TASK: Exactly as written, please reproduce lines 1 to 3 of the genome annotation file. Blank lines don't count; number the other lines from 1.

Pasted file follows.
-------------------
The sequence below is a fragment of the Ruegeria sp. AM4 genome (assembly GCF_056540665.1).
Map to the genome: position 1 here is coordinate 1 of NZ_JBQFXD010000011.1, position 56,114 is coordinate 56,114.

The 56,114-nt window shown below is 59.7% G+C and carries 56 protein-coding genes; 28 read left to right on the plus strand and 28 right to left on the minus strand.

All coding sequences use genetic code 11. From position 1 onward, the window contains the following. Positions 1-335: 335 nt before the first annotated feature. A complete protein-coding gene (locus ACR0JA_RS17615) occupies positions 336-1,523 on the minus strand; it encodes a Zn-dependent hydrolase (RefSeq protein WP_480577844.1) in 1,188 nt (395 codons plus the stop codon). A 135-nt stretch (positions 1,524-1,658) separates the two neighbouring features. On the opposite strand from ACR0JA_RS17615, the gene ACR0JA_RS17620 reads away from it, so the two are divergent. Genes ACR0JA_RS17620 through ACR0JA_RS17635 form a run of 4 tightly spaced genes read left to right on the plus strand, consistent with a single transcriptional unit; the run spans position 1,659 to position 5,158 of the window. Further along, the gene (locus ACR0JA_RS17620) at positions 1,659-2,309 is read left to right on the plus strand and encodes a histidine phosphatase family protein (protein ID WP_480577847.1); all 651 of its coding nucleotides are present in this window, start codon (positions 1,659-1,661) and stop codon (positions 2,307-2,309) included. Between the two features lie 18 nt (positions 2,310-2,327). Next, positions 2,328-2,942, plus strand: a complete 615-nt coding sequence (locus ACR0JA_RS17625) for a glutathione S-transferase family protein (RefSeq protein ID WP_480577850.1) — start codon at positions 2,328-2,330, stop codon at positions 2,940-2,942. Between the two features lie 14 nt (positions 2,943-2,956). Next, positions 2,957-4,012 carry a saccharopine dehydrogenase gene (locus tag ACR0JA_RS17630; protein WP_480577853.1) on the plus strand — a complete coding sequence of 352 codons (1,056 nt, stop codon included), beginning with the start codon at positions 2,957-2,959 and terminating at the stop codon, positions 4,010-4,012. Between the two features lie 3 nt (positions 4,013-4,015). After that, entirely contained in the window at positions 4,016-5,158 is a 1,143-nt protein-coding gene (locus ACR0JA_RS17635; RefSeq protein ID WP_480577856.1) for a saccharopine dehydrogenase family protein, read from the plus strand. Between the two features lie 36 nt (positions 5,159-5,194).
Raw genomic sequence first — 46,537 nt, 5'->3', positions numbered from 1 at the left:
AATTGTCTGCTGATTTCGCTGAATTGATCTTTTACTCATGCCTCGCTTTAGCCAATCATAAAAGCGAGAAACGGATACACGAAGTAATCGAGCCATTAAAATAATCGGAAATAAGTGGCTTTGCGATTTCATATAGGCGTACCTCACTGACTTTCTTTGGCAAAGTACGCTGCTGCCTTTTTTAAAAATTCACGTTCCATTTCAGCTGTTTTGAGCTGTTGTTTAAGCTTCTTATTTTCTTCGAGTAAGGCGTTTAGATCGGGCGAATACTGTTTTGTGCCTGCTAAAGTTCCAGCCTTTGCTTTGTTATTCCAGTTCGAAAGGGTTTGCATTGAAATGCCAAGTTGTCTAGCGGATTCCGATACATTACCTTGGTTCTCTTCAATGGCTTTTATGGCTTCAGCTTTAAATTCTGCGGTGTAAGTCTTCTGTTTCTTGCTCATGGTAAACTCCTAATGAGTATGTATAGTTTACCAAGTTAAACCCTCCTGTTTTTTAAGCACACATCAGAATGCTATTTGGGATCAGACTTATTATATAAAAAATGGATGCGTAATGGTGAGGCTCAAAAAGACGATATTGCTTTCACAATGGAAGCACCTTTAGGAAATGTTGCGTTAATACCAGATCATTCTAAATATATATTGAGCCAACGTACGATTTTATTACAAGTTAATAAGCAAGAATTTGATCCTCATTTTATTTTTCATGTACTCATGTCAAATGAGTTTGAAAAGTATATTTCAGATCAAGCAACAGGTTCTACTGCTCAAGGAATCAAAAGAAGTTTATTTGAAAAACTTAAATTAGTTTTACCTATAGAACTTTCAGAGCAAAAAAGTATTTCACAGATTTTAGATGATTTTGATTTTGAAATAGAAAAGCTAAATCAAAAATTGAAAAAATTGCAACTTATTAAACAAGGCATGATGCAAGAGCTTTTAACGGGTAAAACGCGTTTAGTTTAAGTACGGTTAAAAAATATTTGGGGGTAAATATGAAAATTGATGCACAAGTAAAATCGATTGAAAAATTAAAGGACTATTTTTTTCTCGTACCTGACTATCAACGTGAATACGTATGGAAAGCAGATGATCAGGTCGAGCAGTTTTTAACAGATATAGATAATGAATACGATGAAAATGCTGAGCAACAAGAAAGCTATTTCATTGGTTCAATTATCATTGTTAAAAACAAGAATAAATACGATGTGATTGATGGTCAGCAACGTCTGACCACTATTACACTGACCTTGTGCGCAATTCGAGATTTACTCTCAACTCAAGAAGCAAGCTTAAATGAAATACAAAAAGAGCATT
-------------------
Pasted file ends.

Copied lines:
The sequence below is a fragment of the Ruegeria sp. AM4 genome (assembly GCF_056540665.1).
Map to the genome: position 1 here is coordinate 1 of NZ_JBQFXD010000011.1, position 56,114 is coordinate 56,114.

The 56,114-nt window shown below is 59.7% G+C and carries 56 protein-coding genes; 28 read left to right on the plus strand and 28 right to left on the minus strand.